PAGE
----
Entrepreneurship is a key source of economic growth. In this paper, we study the (neglected) role of mating competition in promoting entrepreneurship. We examine data from China because the country provides unusual variations across regions in the degree of mating competition due to differentially skewed sex ratios. Since family wealth is an important status variable in the marriage market, the sex ratio imbalance has created a powerful additional incentive for wealth creation. We provide evidence that the imbalance promotes entrepreneurship and hard work. First, new domestic private firms are more likely to emerge from regions with a higher sex ratio imbalance. Second, the likelihood for parents with a son to be entrepreneurs rises with the local sex ratio. Third, households with a son in regions with a more skewed sex ratio demonstrate a greater willingness to accept relatively dangerous or unpleasant jobs and supply more work days. In contrast, the labor supply pattern by households with a daughter is unrelated to the sex ratio. Finally, regional GDP tends to grow faster in provinces with a higher sex ratio. We estimate that the skewed sex ratio contributes about 20% to the overall growth rate in recent years. Since the sex ratio imbalance will become worse in the near future, this growth effect is likely to persist.
Dr. Shang-Jin Wei is the Director of the Jerome A. Chazen Institute of International Business, Professor of inance and Economics, Professor of International Affairs, and N.T. Wang Professor of Chinese Business and Economy at Columbia University’s Graduate School of Business and School of International and Public Affairs, and Director of the Working Group on the Chinese Economy and Research Associate at the National Bureau of Economic Research (US), and Research Fellow at the Center for Economic Policy Research (Europe).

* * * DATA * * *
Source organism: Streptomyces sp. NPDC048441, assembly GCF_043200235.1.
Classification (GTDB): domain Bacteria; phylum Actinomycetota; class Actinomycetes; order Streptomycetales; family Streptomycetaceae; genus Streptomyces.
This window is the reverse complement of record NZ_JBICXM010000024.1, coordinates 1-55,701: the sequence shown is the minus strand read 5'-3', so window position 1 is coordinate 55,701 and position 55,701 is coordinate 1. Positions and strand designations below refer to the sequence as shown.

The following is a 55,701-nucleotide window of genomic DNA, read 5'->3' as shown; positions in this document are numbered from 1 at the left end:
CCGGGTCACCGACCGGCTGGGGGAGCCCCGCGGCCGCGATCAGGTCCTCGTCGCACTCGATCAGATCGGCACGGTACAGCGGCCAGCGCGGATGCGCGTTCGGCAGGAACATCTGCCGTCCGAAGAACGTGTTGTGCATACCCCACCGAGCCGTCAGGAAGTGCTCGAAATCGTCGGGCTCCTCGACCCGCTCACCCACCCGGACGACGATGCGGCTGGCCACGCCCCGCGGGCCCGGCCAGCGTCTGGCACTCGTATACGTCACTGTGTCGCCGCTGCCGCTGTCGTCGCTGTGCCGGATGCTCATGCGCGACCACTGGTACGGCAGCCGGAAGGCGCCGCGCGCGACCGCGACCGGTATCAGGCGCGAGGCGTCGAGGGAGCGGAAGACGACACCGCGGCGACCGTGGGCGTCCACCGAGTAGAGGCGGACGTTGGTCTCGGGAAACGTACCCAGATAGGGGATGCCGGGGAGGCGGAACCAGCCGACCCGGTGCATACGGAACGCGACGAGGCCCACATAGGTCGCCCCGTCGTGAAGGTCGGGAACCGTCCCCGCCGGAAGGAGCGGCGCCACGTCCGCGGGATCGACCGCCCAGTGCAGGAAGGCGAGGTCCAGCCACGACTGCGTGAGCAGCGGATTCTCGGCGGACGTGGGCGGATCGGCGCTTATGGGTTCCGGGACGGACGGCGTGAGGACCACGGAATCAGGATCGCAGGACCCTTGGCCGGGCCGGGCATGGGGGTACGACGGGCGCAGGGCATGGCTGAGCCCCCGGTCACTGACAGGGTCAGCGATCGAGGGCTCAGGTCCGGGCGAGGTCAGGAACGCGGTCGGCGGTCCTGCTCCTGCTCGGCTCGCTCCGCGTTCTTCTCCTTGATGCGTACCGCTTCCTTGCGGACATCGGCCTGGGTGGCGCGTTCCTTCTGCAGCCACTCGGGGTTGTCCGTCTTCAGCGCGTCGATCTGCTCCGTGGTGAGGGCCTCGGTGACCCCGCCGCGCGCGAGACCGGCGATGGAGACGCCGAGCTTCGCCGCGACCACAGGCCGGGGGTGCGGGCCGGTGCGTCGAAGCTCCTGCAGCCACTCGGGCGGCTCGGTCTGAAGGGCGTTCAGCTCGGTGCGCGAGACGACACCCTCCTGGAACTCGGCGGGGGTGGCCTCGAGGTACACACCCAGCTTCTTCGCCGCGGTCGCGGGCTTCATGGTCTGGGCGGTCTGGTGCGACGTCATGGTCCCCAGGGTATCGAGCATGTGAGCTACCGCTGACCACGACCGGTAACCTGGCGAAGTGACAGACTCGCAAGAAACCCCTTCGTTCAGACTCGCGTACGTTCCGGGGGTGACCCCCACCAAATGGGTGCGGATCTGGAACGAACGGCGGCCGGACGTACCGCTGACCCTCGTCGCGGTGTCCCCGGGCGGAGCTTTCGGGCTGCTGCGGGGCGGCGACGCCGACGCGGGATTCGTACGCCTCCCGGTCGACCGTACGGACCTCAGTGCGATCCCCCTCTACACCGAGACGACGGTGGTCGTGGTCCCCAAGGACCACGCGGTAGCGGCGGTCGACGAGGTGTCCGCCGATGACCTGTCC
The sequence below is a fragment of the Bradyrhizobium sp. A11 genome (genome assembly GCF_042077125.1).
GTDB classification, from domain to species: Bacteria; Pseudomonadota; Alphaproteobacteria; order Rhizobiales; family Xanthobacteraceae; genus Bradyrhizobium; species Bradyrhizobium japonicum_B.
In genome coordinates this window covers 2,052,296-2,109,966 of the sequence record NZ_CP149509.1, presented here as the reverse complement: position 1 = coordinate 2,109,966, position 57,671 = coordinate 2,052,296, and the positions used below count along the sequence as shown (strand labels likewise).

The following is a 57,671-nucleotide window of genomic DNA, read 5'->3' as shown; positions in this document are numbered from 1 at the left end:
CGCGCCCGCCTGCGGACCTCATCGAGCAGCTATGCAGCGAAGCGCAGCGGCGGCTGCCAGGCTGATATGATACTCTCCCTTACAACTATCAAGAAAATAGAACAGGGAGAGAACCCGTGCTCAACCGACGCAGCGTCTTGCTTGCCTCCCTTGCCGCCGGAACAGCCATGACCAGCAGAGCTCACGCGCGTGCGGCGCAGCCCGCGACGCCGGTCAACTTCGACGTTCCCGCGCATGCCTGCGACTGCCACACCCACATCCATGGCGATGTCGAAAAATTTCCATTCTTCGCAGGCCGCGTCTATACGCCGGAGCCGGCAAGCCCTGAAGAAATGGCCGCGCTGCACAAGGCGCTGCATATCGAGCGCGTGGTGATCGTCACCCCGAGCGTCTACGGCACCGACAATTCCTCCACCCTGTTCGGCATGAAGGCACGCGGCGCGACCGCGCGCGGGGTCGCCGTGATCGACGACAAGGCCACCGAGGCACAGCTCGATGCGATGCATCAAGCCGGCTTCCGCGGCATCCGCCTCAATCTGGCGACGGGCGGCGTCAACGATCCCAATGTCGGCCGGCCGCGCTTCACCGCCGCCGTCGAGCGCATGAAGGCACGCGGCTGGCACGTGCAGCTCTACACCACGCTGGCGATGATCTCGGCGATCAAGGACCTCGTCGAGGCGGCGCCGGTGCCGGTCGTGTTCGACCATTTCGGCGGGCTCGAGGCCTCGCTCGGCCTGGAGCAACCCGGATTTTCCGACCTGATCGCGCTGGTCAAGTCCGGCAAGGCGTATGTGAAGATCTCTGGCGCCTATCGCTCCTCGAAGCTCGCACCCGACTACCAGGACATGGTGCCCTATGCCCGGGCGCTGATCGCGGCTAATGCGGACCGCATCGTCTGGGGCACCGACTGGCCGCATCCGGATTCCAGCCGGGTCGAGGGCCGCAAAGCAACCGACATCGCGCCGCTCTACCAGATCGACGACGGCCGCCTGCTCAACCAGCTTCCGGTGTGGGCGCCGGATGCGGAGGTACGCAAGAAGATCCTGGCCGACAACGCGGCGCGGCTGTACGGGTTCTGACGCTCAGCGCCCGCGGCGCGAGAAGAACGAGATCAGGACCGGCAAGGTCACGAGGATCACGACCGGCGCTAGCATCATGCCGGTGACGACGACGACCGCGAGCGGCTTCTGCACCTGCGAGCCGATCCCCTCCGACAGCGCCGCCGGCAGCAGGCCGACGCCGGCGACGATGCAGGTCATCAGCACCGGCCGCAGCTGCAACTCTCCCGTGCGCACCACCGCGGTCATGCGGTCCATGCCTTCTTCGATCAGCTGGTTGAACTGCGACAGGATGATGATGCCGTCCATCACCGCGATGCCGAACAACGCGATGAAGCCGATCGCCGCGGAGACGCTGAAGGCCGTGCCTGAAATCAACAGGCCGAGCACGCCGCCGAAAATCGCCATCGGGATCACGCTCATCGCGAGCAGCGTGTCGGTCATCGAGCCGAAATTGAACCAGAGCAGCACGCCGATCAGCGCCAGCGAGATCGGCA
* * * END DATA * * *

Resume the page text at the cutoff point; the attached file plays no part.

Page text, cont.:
Prior to his Columbia appointment, he was Assistant Director and Chief of Trade and Investment Division at the International Monetary Fund. He was the IMF’s Chief of Mission to Myanmar (Burma) in 2004. He previously held the positions of Associate Professor of Public Policy at Harvard University, the New Century Chair in Trade and International Economics at the Brookings Institution, and Advisor at the World Bank. He has been a consultant to numerous government organizations including the U.S. Board of Governors of the Federal Reserve System, United Nations Economic Commission on Europe, and United Nations Development Program, the Asian Development Bank, and to private companies such as PricewaterhouseCoopers. He holds a PhD in economics and M.S. in finance from theUniversity of California, Berkeley.
Columbia University, CEPR, and NBER
|Date||19 Jan 2012 (Thursday)|
|Time||12:00 - 1:30 pm|
|Venue||Room 3362 , DHSS conference room ( via Lifts 13 - 15 ) Academic Building|